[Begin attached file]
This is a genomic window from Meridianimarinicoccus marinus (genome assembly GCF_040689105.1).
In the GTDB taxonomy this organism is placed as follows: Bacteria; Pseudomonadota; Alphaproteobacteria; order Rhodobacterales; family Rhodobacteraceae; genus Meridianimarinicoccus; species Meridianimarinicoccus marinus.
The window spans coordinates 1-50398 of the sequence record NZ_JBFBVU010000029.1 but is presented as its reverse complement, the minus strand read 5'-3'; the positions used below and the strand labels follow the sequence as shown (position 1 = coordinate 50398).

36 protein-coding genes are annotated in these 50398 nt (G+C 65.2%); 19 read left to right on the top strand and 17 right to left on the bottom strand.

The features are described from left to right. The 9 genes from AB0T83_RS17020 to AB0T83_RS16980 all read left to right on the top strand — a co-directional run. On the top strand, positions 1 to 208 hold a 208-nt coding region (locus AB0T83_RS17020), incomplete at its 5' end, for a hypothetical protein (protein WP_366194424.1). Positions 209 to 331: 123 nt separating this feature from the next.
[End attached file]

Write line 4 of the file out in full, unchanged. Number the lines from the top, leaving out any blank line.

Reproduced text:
36 protein-coding genes are annotated in these 50398 nt (G+C 65.2%); 19 read left to right on the top strand and 17 right to left on the bottom strand.